The Importance of Training
Why does everyone need to be trained for this variation on something they have been doing for years? Because it has to loe perfect. One mistake at any stage can cause a serious problem-whether it’s a data error, printing error, or folding error as the cause, you don’t want problems at the post office. This is most likely not a situation where you can expect a planned percentage of waste that the bindery operator is used to with static printing. Being perfect is a service for which printers can charge a premium, but only because when done right it creates the right increase in response rates that the customer expects. One mistake can take down the entire job. Everyone has to double-check the work done before they receive piece, as well as doublechecking their own work. The sales force has to sell differently and most companies have a different compensation plan for the sales people in variable data.
You may detect a slight “learningby-doing” bias in the comments above, and that has to do with the long-standing educational philosophy of the department of graphic communications at Clemson University. The mission statement for the department of graphic communications is, “To develop dedicated, practical problem-solving people for the printing, publishing, imaging, packaging, and allied industries. ” At Clemson, we are working with variable data from a hands-on approach. With the support of twenty companies that have sponsored our Variable Data Hands-cm Training Consortium, we have taken that idea on the road and travel around the country, with twelve laptops training printers, designers, customers, and print buyers around the country on actually doing variable-data printing. We start with managing the database; then merging/purging the data and propping the data for mailing; constructing the variable-data document; outputting a sample job; and finally, the prep of the printed pieces for the USPS. The training is done around the country with a faculty member and one of the students studying variable-data printing. To date there have been forty-three one-day training sessions training over six hundred people. To find out more about this hands-on VDP training solution, check http://graphics.clemson.edu/vdp.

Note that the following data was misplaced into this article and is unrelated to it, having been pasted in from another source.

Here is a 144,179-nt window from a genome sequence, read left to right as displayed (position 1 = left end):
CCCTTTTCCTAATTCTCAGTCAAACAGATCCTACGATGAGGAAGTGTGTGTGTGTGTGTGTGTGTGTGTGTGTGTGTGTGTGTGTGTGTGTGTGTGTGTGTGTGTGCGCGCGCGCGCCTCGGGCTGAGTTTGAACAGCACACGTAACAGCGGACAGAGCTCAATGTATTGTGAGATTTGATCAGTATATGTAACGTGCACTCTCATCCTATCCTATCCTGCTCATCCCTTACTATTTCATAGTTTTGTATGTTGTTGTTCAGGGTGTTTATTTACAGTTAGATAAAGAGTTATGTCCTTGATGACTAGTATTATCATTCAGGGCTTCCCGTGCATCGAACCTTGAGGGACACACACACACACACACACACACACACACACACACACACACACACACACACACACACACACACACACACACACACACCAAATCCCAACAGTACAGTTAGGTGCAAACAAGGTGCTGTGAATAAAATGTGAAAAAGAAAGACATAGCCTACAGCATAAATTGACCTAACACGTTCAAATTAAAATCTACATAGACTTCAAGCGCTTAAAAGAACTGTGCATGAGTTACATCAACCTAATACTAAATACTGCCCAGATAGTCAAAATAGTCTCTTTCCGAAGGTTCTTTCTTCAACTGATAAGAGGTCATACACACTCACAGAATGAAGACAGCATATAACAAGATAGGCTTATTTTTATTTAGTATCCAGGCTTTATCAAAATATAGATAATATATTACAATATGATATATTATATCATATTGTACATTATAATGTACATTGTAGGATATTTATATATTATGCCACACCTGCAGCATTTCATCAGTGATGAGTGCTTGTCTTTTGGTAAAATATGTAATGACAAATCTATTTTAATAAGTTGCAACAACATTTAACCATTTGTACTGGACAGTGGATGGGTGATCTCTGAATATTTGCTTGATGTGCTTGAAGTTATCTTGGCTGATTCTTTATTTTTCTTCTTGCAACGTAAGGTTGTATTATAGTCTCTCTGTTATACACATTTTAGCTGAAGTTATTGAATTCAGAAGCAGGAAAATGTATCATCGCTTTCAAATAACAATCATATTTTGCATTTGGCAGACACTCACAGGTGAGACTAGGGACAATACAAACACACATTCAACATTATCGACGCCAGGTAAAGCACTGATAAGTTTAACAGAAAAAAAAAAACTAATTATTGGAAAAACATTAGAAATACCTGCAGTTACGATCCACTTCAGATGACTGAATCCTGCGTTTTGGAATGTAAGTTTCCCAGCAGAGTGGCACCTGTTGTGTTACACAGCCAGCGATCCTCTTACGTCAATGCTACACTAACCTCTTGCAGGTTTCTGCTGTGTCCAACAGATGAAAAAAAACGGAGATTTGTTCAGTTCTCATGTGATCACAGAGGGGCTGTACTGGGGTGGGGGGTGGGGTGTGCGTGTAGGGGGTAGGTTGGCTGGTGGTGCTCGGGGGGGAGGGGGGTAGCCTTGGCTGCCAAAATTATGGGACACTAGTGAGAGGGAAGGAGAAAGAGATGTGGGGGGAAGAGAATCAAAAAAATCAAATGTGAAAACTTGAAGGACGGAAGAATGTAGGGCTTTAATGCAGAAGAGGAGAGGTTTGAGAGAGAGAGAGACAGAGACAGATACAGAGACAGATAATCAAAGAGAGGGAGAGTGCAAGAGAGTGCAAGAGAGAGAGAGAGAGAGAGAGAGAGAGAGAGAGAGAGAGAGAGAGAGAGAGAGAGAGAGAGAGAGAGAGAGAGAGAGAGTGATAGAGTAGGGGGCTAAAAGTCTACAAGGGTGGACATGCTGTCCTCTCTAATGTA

Clemson University is also starting to run a benchmark study of variabledata printing. The actual study is explained on the Web, and printers are now being contacted to participant in the study. If you are interested, contact John Leininger at firstname.lastname@example.org. The study is designed to look at the different rates of responses that you can measure for a static piece, a printed piece with only variable text and a block that has full variable data. The results will be statistically analyzed to take out any observer bias. The goal is twenty to thirty companies supplying sample work, resulting in at least two hundred sample jobs. Learning to measure the success of VDP is just like learning to drive or hit a baseball.. .1 guess that will have to be covered in another article.
by John Leininger, Professor, Department of Graphic Communications, Clemson, University
John Leininger began his teaching career in 1978 and has been at Clemson since 1986. He has taught courses in flexography, lithography, digital printing, inks, and substrates, as well as the department’s management class dealing with estimating, planning, equipment purchasing, cost analysis, and plant layout. In 2004, the Electronic Document Systems Foundation recognized him as the “Educator of the Year.” To leam more about the Clemson University Graphic Communications program, visit www.clemson.edu. You can reach John at 864-656-3447 or at email@example.com.
Copyright Graphic Arts Technical Foundation Oct 2005